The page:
James Packer had a dream: to build something special, and to build it in Sydney.
“In a funny way,” he once said, it would “tick the final box in me.”
The billionaire casino magnate has long had a complicated relationship with Sydney: it’s where he grew up under the gaze of his larger-than-life father, Kerry; it’s where he went to school; it’s where his family had built sprawling media empires.
But it’s a city Packer has been largely absent from for many years, instead choosing to live in far-flung Israel, the US cities of Los Angeles and Aspen, on his ranch in Argentina or at sea aboard his mega yacht.
The last time he was in Australia, in February, was for an administrative visit – to renew his passport. In Sydney he barely left the airport, spending most of his time in Melbourne.
Packer has, however, always dreamed of a triumphant return to his hometown one day. In 2021 he hoped to be able to unveil his newest project, a $2.2 billion high-end Crown hotel and casino complex in Barangaroo, while his mega yacht sailed victoriously into Sydney Harbour.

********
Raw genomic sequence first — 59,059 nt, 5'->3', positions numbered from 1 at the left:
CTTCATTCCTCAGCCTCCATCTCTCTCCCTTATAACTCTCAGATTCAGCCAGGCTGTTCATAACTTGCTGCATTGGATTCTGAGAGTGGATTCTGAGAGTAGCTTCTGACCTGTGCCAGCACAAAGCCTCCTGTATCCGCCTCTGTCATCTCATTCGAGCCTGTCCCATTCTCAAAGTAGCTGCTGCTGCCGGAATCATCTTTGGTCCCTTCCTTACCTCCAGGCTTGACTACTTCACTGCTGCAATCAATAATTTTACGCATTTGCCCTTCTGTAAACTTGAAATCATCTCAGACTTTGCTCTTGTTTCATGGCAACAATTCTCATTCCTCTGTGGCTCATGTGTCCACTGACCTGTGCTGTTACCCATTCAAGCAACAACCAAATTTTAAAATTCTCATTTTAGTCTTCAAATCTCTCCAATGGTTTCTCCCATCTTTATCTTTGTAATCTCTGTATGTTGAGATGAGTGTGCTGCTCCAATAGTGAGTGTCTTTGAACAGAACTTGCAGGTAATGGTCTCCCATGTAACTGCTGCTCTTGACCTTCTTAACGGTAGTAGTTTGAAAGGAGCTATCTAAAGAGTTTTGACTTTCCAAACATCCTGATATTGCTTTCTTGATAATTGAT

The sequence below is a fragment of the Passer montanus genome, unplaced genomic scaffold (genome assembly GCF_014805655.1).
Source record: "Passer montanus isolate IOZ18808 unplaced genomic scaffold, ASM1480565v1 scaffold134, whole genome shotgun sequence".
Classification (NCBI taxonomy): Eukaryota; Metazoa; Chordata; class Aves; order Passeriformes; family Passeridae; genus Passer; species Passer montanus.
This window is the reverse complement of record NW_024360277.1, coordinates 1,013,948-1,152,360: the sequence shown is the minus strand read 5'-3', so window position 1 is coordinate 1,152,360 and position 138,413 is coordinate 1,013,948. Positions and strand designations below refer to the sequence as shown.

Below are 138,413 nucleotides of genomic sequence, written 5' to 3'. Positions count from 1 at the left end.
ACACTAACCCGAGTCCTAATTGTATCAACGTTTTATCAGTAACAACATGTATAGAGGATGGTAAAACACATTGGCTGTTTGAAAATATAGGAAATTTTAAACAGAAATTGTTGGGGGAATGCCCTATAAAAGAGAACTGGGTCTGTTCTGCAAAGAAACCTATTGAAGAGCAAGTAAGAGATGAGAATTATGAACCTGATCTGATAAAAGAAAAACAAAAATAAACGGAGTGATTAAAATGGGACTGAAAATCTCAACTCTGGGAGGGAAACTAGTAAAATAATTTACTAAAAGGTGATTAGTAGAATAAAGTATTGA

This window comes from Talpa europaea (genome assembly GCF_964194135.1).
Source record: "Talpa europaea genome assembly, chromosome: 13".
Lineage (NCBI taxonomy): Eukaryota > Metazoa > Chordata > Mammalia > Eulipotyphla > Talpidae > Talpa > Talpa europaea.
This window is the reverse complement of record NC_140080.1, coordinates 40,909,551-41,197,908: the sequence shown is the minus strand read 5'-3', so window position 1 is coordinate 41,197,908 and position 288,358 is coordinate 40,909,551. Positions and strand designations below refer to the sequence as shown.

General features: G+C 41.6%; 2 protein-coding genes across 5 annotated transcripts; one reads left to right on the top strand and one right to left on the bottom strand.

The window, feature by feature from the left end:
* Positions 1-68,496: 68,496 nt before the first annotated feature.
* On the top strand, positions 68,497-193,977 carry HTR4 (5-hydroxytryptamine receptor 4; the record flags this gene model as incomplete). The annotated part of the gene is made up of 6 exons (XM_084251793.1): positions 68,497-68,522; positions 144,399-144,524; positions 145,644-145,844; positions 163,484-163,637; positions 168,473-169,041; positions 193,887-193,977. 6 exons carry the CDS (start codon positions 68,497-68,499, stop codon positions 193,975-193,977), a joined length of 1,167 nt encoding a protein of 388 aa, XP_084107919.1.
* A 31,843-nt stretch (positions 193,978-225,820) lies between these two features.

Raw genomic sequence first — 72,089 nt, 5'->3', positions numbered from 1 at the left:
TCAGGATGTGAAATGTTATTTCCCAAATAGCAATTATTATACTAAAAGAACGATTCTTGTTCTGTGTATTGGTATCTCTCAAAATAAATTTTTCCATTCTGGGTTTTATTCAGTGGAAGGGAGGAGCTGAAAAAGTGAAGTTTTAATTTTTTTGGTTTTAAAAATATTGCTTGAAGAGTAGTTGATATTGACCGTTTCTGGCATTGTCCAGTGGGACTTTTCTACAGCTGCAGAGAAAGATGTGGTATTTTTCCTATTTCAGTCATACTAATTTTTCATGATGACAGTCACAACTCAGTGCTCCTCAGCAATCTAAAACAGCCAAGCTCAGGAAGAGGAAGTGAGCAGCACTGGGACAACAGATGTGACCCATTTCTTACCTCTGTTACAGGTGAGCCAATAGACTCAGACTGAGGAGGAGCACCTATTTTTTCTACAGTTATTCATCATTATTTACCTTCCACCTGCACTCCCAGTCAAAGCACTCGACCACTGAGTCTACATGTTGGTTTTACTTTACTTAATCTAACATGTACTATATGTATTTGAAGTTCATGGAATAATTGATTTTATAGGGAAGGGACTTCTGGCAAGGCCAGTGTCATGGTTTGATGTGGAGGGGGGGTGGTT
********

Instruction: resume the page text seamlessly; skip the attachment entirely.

Whether that dream can be fulfilled now remains to be seen, as news emerged this week that Packer and his casino company, Crown Resorts, were weighing a $10 billion takeover bid.
How a lot can change in four short years – especially in the high-stakes game of casinos and gambling.
Life at the top
On a cloudless day in back in 2013, James Packer was on a hot streak and on top of the world. Ahead of an interview on Channel Seven’s Sunday Night, he was being filmed on a balcony above Sydney Harbour, looking into the middle distance, over postcard views and passing ferries. Packer was 45, lean and fit, and looked like a different man. People familiar with him at the time describe him as brimming with ambition and a “what’s next” attitude.
James Douglas Packer – “Australia’s $6 billion dollar man” as interviewer Mike Willesee described him on air – had been rolling the dice and betting big. Since divesting his family’s media assets in 2007, he had been focusing on growing his majority-owned Crown Resorts ever larger into what he believed could emerge as a truly global gambling empire.
In a short space of time, he’d opened a major casino in Macau, snapped up a large stake in gaming giant Caesars, and acquired a site on the world-famous Las Vegas Boulevard that he was planning to develop. Next, Packer had his sights on even loftier ambitions – a Crown expansion into one of the world’s largest untapped gambling markets, Japan, which was lifting a ban on casinos.
“It was all spend, spend, spend,” as one casino executive recently put it. “And then it was a complete 180-degree switch.”